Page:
The appeals court agreed with Strobel that her ruling “effectuated the constitutionally grounded and statutorily enforced right to a fair hearing in administrative proceedings” for the “universe” of Pomona students subject to the misapplied 2016 policy.
The judges rejected Pomona’s claim that Doe didn’t allege “any intrinsic defects” in that policy and that the misapplication of the policy arose from a “unique set of circumstances” unlikely to happen again.
The college argued that the situation was essentially a mix of confusion and bad timing: Its external adjudicator didn’t know Doe was allowed under college policy to ask followup questions before the hearing, and Jane Roe didn’t specify she would skip the hearing until Doe’s deadline for submitting written questions had passed.
It’s “irrelevant” that Doe didn’t challenge the 2016 policy itself because the “implementation” of that policy was the problem, the appeals court said: “[A] lawsuit that forces an entity to follow its own rules can confer a substantial benefit.”
And Feldblum’s refusal to overturn a clear misapplication of its 2016 policy, “even when the denial was specifically called to its attention, demonstrated an insensitivity to due process concerns that was likely to recur,” the judges wrote:
The College’s further assertion that the External Adjudicator and the Dean of Students will not make the same mistakes twice ignores that the reason they will not is because of Doe’s action. [Feldblum left Pomona in 2018 to become founding executive director of the Presidents’ Alliance on Higher Education and Immigration.]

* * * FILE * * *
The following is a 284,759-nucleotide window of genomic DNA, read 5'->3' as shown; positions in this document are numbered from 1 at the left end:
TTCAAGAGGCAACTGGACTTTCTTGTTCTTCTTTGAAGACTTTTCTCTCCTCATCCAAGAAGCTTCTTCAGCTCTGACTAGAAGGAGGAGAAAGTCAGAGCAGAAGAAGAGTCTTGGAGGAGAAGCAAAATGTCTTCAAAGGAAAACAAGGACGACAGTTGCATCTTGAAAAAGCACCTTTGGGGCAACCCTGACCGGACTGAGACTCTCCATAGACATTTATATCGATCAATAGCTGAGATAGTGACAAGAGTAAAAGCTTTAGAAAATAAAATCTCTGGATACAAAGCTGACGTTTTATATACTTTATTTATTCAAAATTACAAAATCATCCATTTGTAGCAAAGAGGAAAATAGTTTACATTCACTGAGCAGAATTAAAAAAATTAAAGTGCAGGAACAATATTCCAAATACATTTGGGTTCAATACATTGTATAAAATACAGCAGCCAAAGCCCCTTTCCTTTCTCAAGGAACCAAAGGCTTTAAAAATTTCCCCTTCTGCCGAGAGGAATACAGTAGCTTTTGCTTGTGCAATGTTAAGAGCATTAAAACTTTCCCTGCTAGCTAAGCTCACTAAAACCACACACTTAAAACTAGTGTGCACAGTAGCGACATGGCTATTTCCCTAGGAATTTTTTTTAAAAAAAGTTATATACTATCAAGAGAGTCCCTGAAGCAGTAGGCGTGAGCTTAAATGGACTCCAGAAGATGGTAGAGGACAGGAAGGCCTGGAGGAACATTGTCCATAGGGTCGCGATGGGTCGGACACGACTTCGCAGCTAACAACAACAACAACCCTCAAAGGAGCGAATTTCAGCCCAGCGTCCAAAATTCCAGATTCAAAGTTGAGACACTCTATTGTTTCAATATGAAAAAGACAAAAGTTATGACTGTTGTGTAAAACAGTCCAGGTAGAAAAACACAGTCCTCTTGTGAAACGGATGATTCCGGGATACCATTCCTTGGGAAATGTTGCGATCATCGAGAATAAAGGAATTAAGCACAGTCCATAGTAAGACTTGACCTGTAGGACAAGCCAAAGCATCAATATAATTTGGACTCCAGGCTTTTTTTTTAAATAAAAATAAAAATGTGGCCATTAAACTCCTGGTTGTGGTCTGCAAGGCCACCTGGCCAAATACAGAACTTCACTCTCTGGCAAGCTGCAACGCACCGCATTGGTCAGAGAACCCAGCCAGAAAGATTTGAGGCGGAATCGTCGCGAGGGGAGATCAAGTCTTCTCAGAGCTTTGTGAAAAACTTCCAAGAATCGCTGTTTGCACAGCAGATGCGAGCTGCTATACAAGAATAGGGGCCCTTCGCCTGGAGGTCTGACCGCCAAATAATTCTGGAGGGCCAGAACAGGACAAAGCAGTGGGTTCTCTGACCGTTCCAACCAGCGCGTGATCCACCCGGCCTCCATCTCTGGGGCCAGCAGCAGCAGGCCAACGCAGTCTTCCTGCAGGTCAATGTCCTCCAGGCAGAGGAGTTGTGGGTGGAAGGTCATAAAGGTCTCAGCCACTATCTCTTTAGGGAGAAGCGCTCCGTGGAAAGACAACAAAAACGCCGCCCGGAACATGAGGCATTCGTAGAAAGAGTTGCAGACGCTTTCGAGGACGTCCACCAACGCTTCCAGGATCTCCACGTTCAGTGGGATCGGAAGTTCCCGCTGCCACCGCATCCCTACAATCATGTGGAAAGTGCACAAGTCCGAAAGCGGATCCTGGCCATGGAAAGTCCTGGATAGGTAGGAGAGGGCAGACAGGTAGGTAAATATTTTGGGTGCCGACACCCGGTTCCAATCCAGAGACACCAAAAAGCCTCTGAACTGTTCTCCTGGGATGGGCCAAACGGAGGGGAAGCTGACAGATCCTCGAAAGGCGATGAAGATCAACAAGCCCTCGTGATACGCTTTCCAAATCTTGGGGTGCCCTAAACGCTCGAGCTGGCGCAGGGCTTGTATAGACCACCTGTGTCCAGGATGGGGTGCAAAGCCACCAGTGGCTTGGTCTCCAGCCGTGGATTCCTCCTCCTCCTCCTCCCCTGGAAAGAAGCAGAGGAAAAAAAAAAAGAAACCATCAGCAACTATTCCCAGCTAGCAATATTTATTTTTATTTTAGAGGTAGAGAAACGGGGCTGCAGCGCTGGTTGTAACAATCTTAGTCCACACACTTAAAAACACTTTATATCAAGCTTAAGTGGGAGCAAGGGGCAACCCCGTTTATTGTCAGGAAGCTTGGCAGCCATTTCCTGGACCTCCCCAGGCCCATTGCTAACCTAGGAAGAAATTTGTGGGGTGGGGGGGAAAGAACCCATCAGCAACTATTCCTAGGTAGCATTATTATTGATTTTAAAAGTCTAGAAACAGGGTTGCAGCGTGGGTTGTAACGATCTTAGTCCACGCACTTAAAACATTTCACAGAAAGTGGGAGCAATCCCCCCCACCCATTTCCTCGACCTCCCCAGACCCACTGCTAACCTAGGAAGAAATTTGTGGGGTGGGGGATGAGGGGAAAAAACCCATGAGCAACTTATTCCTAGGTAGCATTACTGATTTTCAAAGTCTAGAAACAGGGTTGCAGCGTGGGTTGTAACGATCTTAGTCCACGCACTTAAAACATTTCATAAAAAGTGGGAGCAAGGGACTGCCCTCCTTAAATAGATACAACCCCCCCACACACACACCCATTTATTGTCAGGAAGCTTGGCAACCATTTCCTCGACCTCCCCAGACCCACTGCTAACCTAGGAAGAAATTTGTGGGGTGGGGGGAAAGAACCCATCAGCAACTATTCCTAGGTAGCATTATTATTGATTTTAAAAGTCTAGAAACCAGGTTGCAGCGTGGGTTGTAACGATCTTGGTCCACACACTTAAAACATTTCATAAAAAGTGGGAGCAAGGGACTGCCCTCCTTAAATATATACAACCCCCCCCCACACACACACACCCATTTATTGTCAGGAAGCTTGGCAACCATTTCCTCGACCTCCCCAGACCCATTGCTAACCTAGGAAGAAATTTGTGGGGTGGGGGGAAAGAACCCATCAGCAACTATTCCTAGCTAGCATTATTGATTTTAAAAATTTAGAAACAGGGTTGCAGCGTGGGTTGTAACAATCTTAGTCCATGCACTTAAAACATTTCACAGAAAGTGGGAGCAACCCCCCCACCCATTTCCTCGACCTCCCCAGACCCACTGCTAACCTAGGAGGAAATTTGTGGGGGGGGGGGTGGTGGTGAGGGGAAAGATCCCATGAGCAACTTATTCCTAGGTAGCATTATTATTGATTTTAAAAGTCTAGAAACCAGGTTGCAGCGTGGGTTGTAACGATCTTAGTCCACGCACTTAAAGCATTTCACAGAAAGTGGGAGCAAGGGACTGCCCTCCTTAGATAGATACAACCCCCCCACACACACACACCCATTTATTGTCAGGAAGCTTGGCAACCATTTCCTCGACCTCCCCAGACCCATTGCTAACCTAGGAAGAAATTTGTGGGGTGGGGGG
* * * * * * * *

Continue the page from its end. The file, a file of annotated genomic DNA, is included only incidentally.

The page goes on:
College tried to get ‘extra credit’ by not appealing initial verdict
It is not “pure speculation,” as Pomona claimed, that Doe provided no evidence that his victory helped other students, according the appeals court.
Pomona had again argued that his proceeding was a fluke, where an accuser “failed to show” up to the hearing and an inexperienced adjudicator was presiding. Doe offered “no evidence” that other students had been charged with sexual misconduct or that press coverage of his case “might affect students at other college campuses,” the college claimed.
But Pomona has forced burdens on Doe that the law doesn’t require him to carry, the judges said.
All that Doe needs to prevail is that Strobel “could reasonably conclude” that his victory was significant and would reach “a large group of people.” The appeals court further reminded Pomona that its argument rests on a premise – the proceeding was a fluke – that Strobel rejected on a “reasonable basis.”
The judges were particularly unimpressed with Pomona’s technical argument that Strobel elected not to publish her decision on due process, meaning it was not intended to be precedential.
“This argument overlooks that the reason why there was no published decision on the merits of Doe’s due process claim was because Doe won and the College elected not to appeal its loss; we decline to give the College ‘extra credit’ for its litigation strategy,” the ruling says.